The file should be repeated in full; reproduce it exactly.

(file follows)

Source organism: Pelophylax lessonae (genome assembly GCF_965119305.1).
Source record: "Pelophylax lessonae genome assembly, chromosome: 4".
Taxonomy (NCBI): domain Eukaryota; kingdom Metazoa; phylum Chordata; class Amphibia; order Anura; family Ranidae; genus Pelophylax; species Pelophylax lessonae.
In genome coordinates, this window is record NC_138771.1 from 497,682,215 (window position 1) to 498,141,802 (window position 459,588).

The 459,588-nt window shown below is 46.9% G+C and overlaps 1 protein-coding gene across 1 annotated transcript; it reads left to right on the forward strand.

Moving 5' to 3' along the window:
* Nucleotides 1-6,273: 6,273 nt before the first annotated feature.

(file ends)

Source organism: Pelophylax lessonae (genome assembly GCF_965119305.1).
Source record: "Pelophylax lessonae genome assembly, chromosome: 4".
Taxonomy (NCBI): domain Eukaryota; kingdom Metazoa; phylum Chordata; class Amphibia; order Anura; family Ranidae; genus Pelophylax; species Pelophylax lessonae.
In genome coordinates, this window is record NC_138771.1 from 497,682,215 (window position 1) to 498,141,802 (window position 459,588).

The 459,588-nt window shown below is 46.9% G+C and overlaps 1 protein-coding gene across 1 annotated transcript; it reads left to right on the forward strand.

Moving 5' to 3' along the window:
* Nucleotides 1-6,273: 6,273 nt before the first annotated feature.